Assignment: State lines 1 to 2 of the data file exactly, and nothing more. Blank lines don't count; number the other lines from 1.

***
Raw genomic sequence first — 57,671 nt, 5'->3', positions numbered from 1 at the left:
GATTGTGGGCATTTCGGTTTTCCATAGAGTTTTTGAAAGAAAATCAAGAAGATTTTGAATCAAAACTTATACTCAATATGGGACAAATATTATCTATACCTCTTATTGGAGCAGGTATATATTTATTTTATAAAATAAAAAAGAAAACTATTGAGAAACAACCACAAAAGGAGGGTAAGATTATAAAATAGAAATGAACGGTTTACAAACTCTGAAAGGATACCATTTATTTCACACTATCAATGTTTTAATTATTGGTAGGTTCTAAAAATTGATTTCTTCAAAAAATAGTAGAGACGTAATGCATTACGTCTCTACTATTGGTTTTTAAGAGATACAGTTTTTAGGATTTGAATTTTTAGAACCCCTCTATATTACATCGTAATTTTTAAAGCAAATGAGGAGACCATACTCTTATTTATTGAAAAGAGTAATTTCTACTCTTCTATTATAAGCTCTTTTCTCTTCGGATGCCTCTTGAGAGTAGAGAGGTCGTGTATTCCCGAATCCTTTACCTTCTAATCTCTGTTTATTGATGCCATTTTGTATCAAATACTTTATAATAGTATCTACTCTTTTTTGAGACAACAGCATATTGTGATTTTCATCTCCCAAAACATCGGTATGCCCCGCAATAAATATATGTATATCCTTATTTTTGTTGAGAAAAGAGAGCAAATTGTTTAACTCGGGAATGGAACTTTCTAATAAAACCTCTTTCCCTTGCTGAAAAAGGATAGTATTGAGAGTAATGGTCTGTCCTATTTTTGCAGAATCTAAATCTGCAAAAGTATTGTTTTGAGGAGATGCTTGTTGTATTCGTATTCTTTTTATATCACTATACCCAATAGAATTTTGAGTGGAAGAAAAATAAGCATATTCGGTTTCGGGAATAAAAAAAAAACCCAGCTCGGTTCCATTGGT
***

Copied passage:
Raw genomic sequence first — 57,671 nt, 5'->3', positions numbered from 1 at the left:
GATTGTGGGCATTTCGGTTTTCCATAGAGTTTTTGAAAGAAAATCAAGAAGATTTTGAATCAAAACTTATACTCAATATGGGACAAATATTATCTATACCTCTTATTGGAGCAGGTATATATTTATTTTATAAAATAAAAAAGAAAACTATTGAGAAACAACCACAAAAGGAGGGTAAGATTATAAAATAGAAATGAACGGTTTACAAACTCTGAAAGGATACCATTTATTTCACACTATCAATGTTTTAATTATTGGTAGGTTCTAAAAATTGATTTCTTCAAAAAATAGTAGAGACGTAATGCATTACGTCTCTACTATTGGTTTTTAAGAGATACAGTTTTTAGGATTTGAATTTTTAGAACCCCTCTATATTACATCGTAATTTTTAAAGCAAATGAGGAGACCATACTCTTATTTATTGAAAAGAGTAATTTCTACTCTTCTATTATAAGCTCTTTTCTCTTCGGATGCCTCTTGAGAGTAGAGAGGTCGTGTATTCCCGAATCCTTTACCTTCTAATCTCTGTTTATTGATGCCATTTTGTATCAAATACTTTATAATAGTATCTACTCTTTTTTGAGACAACAGCATATTGTGATTTTCATCTCCCAAAACATCGGTATGCCCCGCAATAAATATATGTATATCCTTATTTTTGTTGAGAAAAGAGAGCAAATTGTTTAACTCGGGAATGGAACTTTCTAATAAAACCTCTTTCCCTTGCTGAAAAAGGATAGTATTGAGAGTAATGGTCTGTCCTATTTTTGCAGAATCTAAATCTGCAAAAGTATTGTTTTGAGGAGATGCTTGTTGTATTCGTATTCTTTTTATATCACTATACCCAATAGAATTTTGAGTGGAAGAAAAATAAGCATATTCGGTTTCGGGAATAAAAAAAAAACCCAGCTCGGTTCCATTGGT